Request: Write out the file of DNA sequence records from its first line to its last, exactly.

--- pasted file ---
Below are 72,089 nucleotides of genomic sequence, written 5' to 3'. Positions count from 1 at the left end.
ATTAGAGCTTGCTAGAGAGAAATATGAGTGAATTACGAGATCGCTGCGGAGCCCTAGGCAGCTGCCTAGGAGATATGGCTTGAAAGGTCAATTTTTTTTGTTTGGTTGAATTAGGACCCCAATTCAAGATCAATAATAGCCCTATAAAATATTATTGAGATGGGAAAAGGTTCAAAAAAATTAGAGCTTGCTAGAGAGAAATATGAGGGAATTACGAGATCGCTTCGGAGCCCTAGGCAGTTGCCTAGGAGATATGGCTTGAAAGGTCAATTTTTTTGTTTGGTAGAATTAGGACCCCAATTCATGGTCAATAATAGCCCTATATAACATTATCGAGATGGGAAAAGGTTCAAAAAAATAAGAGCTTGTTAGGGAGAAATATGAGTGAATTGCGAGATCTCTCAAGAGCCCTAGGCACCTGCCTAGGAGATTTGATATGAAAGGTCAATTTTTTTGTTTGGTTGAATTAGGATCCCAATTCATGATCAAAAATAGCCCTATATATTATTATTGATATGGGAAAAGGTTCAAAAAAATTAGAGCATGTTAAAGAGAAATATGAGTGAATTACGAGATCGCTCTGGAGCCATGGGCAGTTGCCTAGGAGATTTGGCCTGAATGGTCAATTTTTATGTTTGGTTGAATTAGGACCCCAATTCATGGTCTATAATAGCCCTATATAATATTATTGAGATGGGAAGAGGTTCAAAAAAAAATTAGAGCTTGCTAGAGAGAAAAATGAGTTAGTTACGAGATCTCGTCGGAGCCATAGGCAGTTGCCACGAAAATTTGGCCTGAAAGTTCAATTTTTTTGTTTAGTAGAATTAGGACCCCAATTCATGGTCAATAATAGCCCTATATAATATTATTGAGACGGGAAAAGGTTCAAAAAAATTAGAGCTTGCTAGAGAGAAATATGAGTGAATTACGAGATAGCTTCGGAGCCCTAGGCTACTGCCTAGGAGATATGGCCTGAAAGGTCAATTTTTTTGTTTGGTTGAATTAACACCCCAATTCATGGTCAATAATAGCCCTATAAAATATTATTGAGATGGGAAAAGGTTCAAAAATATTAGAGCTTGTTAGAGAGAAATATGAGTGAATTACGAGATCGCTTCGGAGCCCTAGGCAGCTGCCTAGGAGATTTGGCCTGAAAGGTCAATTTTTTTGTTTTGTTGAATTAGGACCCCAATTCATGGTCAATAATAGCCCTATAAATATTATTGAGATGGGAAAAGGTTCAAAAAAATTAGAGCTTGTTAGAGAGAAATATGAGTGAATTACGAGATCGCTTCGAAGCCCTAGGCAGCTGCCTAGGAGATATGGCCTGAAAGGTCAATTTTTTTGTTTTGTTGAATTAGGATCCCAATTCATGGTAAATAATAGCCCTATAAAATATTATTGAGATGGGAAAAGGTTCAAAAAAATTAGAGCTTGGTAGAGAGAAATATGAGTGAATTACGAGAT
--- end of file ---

Below are 72,089 nucleotides of genomic sequence, written 5' to 3'. Positions count from 1 at the left end.
ATTAGAGCTTGCTAGAGAGAAATATGAGTGAATTACGAGATCGCTGCGGAGCCCTAGGCAGCTGCCTAGGAGATATGGCTTGAAAGGTCAATTTTTTTTGTTTGGTTGAATTAGGACCCCAATTCAAGATCAATAATAGCCCTATAAAATATTATTGAGATGGGAAAAGGTTCAAAAAAATTAGAGCTTGCTAGAGAGAAATATGAGGGAATTACGAGATCGCTTCGGAGCCCTAGGCAGTTGCCTAGGAGATATGGCTTGAAAGGTCAATTTTTTTGTTTGGTAGAATTAGGACCCCAATTCATGGTCAATAATAGCCCTATATAACATTATCGAGATGGGAAAAGGTTCAAAAAAATAAGAGCTTGTTAGGGAGAAATATGAGTGAATTGCGAGATCTCTCAAGAGCCCTAGGCACCTGCCTAGGAGATTTGATATGAAAGGTCAATTTTTTTGTTTGGTTGAATTAGGATCCCAATTCATGATCAAAAATAGCCCTATATATTATTATTGATATGGGAAAAGGTTCAAAAAAATTAGAGCATGTTAAAGAGAAATATGAGTGAATTACGAGATCGCTCTGGAGCCATGGGCAGTTGCCTAGGAGATTTGGCCTGAATGGTCAATTTTTATGTTTGGTTGAATTAGGACCCCAATTCATGGTCTATAATAGCCCTATATAATATTATTGAGATGGGAAGAGGTTCAAAAAAAAATTAGAGCTTGCTAGAGAGAAAAATGAGTTAGTTACGAGATCTCGTCGGAGCCATAGGCAGTTGCCACGAAAATTTGGCCTGAAAGTTCAATTTTTTTGTTTAGTAGAATTAGGACCCCAATTCATGGTCAATAATAGCCCTATATAATATTATTGAGACGGGAAAAGGTTCAAAAAAATTAGAGCTTGCTAGAGAGAAATATGAGTGAATTACGAGATAGCTTCGGAGCCCTAGGCTACTGCCTAGGAGATATGGCCTGAAAGGTCAATTTTTTTGTTTGGTTGAATTAACACCCCAATTCATGGTCAATAATAGCCCTATAAAATATTATTGAGATGGGAAAAGGTTCAAAAATATTAGAGCTTGTTAGAGAGAAATATGAGTGAATTACGAGATCGCTTCGGAGCCCTAGGCAGCTGCCTAGGAGATTTGGCCTGAAAGGTCAATTTTTTTGTTTTGTTGAATTAGGACCCCAATTCATGGTCAATAATAGCCCTATAAATATTATTGAGATGGGAAAAGGTTCAAAAAAATTAGAGCTTGTTAGAGAGAAATATGAGTGAATTACGAGATCGCTTCGAAGCCCTAGGCAGCTGCCTAGGAGATATGGCCTGAAAGGTCAATTTTTTTGTTTTGTTGAATTAGGATCCCAATTCATGGTAAATAATAGCCCTATAAAATATTATTGAGATGGGAAAAGGTTCAAAAAAATTAGAGCTTGGTAGAGAGAAATATGAGTGAATTACGAGAT